Please join us, starting April 1, for our next sessions of Financial Peace University (FPU).  Registration is now open in the MFM Bookstore.  The investment is only $100 total for your entire household.  See the entire schedule below.  If you are unable to attend a particular class, no worries, you will not miss out on any information. Ask us how.
Alfred King, Financial Consultant
Money Matters-Can You Really Afford It?”
J.D. Rockefeller, one of the wealthiest men that every lived, once said, “I believe that every right implies a responsibility; every opportunity, an obligation; every possession, a duty.”
This is how we need to look at money; with purpose, with possibility, and with function.  Money has three basic roles.  We should use it to save, invest, and everybody’s favorite, to spend.  Spending money is fun and there is nothing wrong with having fun spending money…… long as it is healthy spending!  And a person that has healthy spending habits stays within their means and knows what they really can afford.  Do you know what you can afford?  What does it really mean when people say, “…I can afford it!”
A lot of times, when we say or hear the words, “I can afford it,” what they really mean is, “I can make the payments.”  But the two things are not the same!  In fact, they are in opposition.  First of all, when one chooses to make payments, they are creating an obligation for themselves.  Or in other words, a debt is created!  How can you become debt-free if you keep accumulating debt?  You can’t! Secondly, most of the time people choose to make payments because they can’t afford to make the purchase with cash.  Next time you’re faced with the option, test yourself and ask, “If I can really afford it, why do I need to make payments?  Why don’t I just pay cash for it and own it?”  The ugly truth is we have come to believe that if we can make the payments we can afford it (whatever “it” is) and the world of marketing does everything in its power to reinforce this false belief.  For example, have you ever been to a car dealership and regardless of what you tell the salesman about how much you intend to spend you were asked, “What kind of payments are you looking for?”  There is a reason for this.  It is because when you opt to make payments, you will pay for that “convenience”.  And how much you pay for the “convenience” of making payments, many times, shows up in the interest rates and the terms on the financing.  That is how finance companies make a profit; by conveniently selling you debt!  Isn’t that so nice of them?!
I know what some of you are thinking. “But what if I can make payments at 0% interest?”  I have two responses for you.  First, you are probably over paying for the item!  That is why you can buy a brand new car and get financing at a 0% interest rate.  It is because depreciation and obsolescence have not taken affect and eroded the value of the car (nor the profits for the seller).  The profit from selling a car reduces as the car ages.  That’s why you can’t buy a used car at 0% interest!  Since money is not made from initial pricing, it has to be made from the financing and fees.  Secondly, if your 0% interest rate is for a limited time, financiers know that the chances are the balance will not be cleared in time and the borrower will be charged interest.  Otherwise, it wouldn’t be profitable and they would be losing money.  And they are not in the business to lose money!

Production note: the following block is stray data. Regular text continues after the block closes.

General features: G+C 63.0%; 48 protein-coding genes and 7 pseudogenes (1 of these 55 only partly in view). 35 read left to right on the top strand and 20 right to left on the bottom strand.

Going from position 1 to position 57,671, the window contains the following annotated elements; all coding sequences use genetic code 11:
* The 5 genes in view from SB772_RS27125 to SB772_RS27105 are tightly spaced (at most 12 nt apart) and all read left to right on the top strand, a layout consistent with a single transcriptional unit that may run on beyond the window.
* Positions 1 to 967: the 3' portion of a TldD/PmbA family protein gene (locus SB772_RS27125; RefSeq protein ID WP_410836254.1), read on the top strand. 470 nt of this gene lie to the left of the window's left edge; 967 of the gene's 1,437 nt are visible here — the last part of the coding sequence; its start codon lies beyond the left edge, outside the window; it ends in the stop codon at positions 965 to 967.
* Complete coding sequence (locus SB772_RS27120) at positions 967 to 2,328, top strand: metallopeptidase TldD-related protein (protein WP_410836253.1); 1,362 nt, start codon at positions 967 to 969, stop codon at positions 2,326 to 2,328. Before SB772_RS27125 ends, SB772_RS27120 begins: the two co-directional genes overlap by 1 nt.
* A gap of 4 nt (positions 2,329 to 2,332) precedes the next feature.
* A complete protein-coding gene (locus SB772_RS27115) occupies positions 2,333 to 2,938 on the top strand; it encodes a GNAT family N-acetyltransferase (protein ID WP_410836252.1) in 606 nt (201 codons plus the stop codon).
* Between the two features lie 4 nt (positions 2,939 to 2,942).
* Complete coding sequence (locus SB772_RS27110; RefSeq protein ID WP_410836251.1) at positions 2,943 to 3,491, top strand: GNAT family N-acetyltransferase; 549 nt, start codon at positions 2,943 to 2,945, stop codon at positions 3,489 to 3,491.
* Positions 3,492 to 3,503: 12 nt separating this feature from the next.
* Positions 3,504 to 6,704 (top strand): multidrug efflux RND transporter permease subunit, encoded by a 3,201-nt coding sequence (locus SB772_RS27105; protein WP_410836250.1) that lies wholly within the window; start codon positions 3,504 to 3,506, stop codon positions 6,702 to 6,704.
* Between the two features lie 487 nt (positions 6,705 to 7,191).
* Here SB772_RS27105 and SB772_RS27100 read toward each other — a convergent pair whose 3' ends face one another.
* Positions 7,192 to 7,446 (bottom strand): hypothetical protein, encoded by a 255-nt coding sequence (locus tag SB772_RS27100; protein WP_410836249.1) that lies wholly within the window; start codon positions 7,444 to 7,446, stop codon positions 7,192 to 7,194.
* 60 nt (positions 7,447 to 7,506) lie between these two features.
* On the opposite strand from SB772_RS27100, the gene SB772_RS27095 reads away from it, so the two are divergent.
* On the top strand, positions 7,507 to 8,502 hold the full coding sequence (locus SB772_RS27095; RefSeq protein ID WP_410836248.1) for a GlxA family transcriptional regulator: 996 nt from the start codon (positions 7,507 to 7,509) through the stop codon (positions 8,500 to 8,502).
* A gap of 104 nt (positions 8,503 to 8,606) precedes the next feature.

Biblically speaking, wealth is gained by working hard over time (Proverbs 10:4), and we work too hard for our money to spend it unwisely or frivolously.  And over paying for items and exercising poor spending habits work against our ability to build wealth.  We really can’t afford to be unwise with our money!  The wealthy and wise are careful not to overspend, and avoid payments even if it looks like they can “afford the payments.” Dave Ramsey once said, “If you exercise rich people habits long enough, you will eventually build wealth like rich people.”  So why don’t we start doing the same and watch our net worth accumulate?

Trusting God with Finances

Happy New Year!  The New Year marks a perfect opportunity to make a fresh start and do things differently in an effort to better ourselves.  That’s why so many people have New Year resolutions.  The beginning of the year is a convenient and, seemly so natural, a place to start when one wants to set new goals to accomplish for the New Year. We set all types of goals ranging from vows to get more exercise to doing something for charity and everything in between.  As Christians, we often set goals that sound like, “I’m going to take better care of my body this year”, or “I want to read the bible from cover-to-cover this year”.  I would think those are fairly common resolutions.  But when was the last time you heard someone say, “You know, this year, I want to trust God more with my finances?”